The new Vanguard Programme at Stowe, which runs from the Third to the Fifth Form, is a core programme encouraging the pupils to ‘learn how to learn’. In a busy Third Form and GCSE curriculum of different subjects and exam pressures, it can be too easy for pupils to slip into only focusing on ‘what do I need to know for the exam?’ rather than, ‘what can I be doing to deepen my understanding and skills?’

Here at Stowe we see the most promising pupils as being the ones who display a willingness to take on new challenges, whether this is on the sports field, in the theatre, or in the classroom. Challenge is the key to growth and improvement and this applies to academic progress as much as it does in the gym. As teachers, therefore, our aim is not to make learning ‘easy’ for our pupils, but to help them find the right level of challenge for them, in the areas that interest them, and to give them the encouragement and support to try difficult things, make mistakes and learn. This is the key to unlocking potential.

The Vanguard Programme is designed as a vehicle for allowing us to help pupils develop an understanding of how learning happens and how challenge (and also failure) is essential to achieving progress. It provides the opportunity to encourage Stoics to look beyond the confines of the examined curriculum, to see how their studies are interconnected and how they relate to the ‘real’ world. It is designed to foster inquisitiveness and genuine independence as learners.

When Stoics arrive in the Third Form, they will have a designated space in their timetable devoted to Vanguard. Lessons will be devoted to developing an understanding of how best to approach learning and to building an awareness of and interest in issues and topics that fall outside or between the subjects in the examined curriculum. This will be done both through whole year group lectures or seminars, and through follow-up work in small sets of 12 to 15 pupils.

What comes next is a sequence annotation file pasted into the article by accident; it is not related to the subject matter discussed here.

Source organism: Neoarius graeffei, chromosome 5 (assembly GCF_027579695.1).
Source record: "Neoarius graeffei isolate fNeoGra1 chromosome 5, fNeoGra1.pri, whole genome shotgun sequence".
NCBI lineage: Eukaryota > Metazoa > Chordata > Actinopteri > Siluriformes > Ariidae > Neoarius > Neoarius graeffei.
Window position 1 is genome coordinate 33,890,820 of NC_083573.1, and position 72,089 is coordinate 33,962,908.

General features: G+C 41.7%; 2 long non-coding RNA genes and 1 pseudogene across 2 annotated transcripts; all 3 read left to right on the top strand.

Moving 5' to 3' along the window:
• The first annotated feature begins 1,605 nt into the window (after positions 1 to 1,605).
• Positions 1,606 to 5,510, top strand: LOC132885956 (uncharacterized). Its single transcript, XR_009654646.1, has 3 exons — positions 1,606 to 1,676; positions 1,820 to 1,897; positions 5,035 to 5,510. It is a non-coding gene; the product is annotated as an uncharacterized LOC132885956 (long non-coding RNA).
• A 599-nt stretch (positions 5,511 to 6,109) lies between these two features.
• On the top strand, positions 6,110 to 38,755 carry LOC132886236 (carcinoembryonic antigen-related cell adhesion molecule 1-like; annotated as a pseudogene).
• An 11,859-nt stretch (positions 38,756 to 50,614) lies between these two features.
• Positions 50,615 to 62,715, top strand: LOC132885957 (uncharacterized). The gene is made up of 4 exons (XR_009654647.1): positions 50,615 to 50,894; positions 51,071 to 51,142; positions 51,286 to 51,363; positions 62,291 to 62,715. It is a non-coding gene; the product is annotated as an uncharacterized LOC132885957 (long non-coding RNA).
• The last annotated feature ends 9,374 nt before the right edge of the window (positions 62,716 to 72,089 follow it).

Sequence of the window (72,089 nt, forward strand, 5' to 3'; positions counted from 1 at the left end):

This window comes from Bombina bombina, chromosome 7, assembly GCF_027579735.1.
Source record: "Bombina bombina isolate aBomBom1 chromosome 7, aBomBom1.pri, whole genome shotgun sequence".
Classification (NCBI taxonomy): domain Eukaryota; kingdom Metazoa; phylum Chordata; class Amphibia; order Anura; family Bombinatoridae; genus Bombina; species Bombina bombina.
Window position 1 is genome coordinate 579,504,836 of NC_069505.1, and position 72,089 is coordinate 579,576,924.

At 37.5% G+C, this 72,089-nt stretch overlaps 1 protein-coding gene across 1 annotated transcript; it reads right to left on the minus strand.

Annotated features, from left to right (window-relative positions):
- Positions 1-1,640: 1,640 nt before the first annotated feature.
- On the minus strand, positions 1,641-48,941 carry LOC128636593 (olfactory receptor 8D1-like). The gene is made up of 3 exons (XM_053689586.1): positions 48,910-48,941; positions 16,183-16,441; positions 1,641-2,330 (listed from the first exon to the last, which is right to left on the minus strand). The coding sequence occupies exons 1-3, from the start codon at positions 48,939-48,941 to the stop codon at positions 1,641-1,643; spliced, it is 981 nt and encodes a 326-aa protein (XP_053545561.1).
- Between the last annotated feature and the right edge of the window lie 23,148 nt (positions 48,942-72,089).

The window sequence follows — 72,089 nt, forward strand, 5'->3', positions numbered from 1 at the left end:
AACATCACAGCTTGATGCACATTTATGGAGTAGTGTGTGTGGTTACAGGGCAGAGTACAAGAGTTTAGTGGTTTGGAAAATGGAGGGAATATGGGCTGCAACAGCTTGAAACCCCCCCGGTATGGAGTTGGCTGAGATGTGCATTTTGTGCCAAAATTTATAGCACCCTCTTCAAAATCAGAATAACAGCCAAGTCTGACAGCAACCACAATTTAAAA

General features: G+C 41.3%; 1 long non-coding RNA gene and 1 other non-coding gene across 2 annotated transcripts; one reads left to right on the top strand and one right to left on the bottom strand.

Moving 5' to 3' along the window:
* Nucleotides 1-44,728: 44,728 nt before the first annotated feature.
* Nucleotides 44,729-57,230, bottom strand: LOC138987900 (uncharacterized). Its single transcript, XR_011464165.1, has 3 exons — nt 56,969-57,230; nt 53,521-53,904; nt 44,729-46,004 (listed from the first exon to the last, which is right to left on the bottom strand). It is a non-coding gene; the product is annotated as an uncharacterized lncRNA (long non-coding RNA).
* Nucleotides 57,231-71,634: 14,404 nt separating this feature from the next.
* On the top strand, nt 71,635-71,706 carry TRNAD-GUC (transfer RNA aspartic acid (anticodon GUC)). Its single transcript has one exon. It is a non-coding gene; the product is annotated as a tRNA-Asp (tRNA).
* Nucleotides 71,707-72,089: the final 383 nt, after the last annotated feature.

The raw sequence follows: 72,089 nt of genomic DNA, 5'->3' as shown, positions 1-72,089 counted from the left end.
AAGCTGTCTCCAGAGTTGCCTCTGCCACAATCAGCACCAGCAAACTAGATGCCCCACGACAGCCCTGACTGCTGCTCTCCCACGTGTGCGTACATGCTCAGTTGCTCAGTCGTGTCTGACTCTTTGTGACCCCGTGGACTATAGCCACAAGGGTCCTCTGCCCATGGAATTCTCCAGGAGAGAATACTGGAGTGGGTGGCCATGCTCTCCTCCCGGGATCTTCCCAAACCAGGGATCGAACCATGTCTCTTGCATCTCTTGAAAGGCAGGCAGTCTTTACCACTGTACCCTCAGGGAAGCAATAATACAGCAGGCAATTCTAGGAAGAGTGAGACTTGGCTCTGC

Throughout the year they will work both as individuals and in teams and will be encouraged to read, think, innovate, take risks, and reflect on their progress. In the first term they will have lessons on understanding how learning happens and what makes learners more effective, and in the second and third term they will be exploring thought-provoking topics where they will be encouraged to research, challenge and debate. By the end of the year they will have also designed a proposal for the individual project which they will pursue across the next year and a half.

The course in the Fourth and Fifth Form offers them the opportunity to make their ideas manifest, giving them the space and time to challenge themselves in an area of their choice through the development of the individual project. The project can take on a variety of formats – a dissertation, artefact, investigation or performance, for example. This leads to a ‘Higher Project Qualification’ or HPQ, which is managed through the exam boards and is equivalent in weighting to a GCSE. Pupils will be working in small sets with a supervisor. The supervisor will not necessarily be an expert in the areas their pupils have decided to research, but will provide guidance on how to formulate a workable question or design brief, how to go about research, how to assess sources of information and how (and why) to provide professional academic referencing.

The project will come to a close at the end of the Michaelmas term in the Fifth Form, when the pupils will give a presentation on their work and submit their final version, with a reflective analysis of their learning journey. Marks are awarded not just on the quality of the outcome, but also on the pupil’s ability to manage their project independently, to find and use resources analytically, and to genuinely reflect on the process; what they learned about themselves from their successes and mistakes along the way.

The programme is designed to be transformational and empowering. Through self-awareness, reflective practice and determination they will discover how to develop and transfer skills, resulting in a growth in both confidence and competence. Furthermore the programme will lead to the development of habits, attitudes and competencies that will reflect richness and integrity and which will ripple out into all their examined subjects and indeed all areas of their lives.

There will be another opportunity to carry out project research in the Sixth Form, where pupils can choose to embark on an ‘Extended Project Qualification’, or EPQ. This is very similar in design to the HPQ, but with more independence, more depth and more rigour. It is worth 50% of a full A Level and is very highly regarded by universities, as it encourages pupils to develop the intellectual curiosity and skills needed for success in the tertiary sector.